Diagnosis and treatment of tuberculosis in undocumented migrants in low- or intermediate-incidence countries

Int J Tuberc Lung Dis. 2008 Aug;12(8):878-88.


Setting: Countries with low or intermediate tuberculosis (TB) incidence.

Objectives: 1) To gather information on individuals and TB patients who are undocumented migrants and their access to TB diagnostic and treatment services; 2)to discuss interventions to strengthen diagnosis and treatment and 3) to formulate recommendations on how to ensure adequate TB prevention and control.

Design: Questionnaires sent to members of the Working Group (WG) on Transborder Migration and TB, managers of national TB programmes and EuroTB correspondents; literature research and development of a paper by a writing committee through consultation.

Results: Undocumented migrants represent 5-30% of immigrants and 5-10% of TB cases. Most countries reported full access to diagnosis and treatment, but in practice there were limitations. Most countries also reported that they could and did deport cases who were on TB treatment. A variety of activities to ensure access were reported from different countries.

Conclusion: The WG recommends that 1) health authorities and/or health staff should ensure easy access to low-threshold facilities where undocumented migrants who are TB suspects can be diagnosed and treated without giving their names and without fear of being reported to the police or migration officials. Health authorities should remind health staff that they have an obligation of confidentiality; 2) each country should ensure that undocumented migrants with TB are not deported until completion of treatment; and 3) authorities and non-governmental sectors should raise awareness among undocumented migrants about TB, emphasising that diagnosis and treatment should be free of charge and wholly independent of migratory status.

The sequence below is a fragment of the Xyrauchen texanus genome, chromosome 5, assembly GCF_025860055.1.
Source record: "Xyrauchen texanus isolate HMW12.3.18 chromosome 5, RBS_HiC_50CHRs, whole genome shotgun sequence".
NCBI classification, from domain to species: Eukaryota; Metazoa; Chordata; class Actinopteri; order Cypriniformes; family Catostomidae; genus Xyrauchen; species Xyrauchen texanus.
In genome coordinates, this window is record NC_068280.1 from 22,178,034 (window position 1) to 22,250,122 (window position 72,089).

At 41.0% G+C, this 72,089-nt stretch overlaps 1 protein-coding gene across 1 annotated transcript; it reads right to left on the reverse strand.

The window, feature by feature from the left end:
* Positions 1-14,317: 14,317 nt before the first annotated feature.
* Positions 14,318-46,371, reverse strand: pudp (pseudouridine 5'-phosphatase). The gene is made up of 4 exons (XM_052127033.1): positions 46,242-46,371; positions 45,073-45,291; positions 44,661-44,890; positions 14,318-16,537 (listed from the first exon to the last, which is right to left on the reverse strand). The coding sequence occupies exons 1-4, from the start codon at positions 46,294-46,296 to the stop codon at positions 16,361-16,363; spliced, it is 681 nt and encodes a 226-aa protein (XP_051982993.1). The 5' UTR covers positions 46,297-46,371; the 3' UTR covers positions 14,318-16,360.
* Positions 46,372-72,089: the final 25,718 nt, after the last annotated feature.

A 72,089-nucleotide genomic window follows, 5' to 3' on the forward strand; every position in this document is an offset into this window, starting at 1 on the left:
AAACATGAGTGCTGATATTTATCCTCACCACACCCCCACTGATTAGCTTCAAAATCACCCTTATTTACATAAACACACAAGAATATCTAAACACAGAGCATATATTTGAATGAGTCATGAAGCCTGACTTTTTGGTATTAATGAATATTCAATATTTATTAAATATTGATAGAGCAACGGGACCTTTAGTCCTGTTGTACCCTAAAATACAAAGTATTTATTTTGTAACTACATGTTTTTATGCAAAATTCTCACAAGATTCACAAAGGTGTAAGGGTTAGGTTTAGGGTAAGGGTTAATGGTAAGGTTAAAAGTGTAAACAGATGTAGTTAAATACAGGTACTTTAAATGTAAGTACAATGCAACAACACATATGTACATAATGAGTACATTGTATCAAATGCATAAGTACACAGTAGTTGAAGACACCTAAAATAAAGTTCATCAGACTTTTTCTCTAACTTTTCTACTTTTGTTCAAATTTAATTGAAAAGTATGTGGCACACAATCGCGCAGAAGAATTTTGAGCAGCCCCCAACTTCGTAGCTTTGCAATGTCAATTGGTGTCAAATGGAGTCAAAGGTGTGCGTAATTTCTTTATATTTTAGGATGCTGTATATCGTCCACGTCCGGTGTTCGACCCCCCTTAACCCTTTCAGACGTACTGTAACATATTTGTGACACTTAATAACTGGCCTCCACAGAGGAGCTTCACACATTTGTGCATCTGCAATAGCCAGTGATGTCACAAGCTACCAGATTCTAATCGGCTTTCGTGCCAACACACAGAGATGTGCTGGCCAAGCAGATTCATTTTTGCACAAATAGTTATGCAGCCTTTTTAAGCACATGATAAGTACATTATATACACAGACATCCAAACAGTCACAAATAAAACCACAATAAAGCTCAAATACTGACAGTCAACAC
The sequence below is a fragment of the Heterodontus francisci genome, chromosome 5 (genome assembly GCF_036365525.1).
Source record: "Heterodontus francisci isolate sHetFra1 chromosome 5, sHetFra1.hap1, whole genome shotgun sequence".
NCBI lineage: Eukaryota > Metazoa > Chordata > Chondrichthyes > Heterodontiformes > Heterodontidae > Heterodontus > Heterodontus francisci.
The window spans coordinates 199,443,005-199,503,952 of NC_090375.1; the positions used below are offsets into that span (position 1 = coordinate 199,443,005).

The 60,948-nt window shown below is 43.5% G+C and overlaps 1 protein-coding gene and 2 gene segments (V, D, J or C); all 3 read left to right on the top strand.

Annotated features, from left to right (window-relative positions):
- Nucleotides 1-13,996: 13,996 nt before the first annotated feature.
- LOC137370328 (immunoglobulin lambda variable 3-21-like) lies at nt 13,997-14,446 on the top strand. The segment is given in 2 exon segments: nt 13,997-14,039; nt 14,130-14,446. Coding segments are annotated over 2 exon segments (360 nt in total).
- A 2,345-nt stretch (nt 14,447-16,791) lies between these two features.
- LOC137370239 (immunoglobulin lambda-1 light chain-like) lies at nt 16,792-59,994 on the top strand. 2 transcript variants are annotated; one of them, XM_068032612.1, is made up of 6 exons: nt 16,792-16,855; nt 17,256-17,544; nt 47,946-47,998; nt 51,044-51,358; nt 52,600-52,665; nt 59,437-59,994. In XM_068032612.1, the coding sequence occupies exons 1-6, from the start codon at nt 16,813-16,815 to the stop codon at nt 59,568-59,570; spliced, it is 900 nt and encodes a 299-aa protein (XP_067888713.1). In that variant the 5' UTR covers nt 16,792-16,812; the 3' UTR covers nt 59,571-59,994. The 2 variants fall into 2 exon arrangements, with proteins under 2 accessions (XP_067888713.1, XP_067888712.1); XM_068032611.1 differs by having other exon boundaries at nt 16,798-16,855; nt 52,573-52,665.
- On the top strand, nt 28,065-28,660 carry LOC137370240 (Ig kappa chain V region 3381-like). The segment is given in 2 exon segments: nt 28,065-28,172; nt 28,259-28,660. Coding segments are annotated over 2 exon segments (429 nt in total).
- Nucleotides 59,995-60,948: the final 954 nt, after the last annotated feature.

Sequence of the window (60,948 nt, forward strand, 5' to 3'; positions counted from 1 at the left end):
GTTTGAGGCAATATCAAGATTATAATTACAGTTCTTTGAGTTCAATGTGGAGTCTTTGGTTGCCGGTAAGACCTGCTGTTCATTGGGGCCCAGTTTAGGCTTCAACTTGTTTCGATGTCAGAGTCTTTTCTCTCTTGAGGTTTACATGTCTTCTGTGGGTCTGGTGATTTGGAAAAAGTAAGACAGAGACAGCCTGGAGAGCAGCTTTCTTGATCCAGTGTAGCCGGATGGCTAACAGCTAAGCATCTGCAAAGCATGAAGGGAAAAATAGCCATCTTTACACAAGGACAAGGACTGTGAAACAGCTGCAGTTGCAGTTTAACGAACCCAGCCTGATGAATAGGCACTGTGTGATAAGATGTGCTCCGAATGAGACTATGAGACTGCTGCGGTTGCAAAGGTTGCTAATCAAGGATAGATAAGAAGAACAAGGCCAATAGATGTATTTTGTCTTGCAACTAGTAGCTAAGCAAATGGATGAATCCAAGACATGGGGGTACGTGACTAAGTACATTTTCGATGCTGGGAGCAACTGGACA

MeSH terms

  • Health Services Accessibility / standards*
  • Humans
  • Transients and Migrants*
  • Tuberculosis / diagnosis*
  • Tuberculosis / drug therapy*
  • Tuberculosis / epidemiology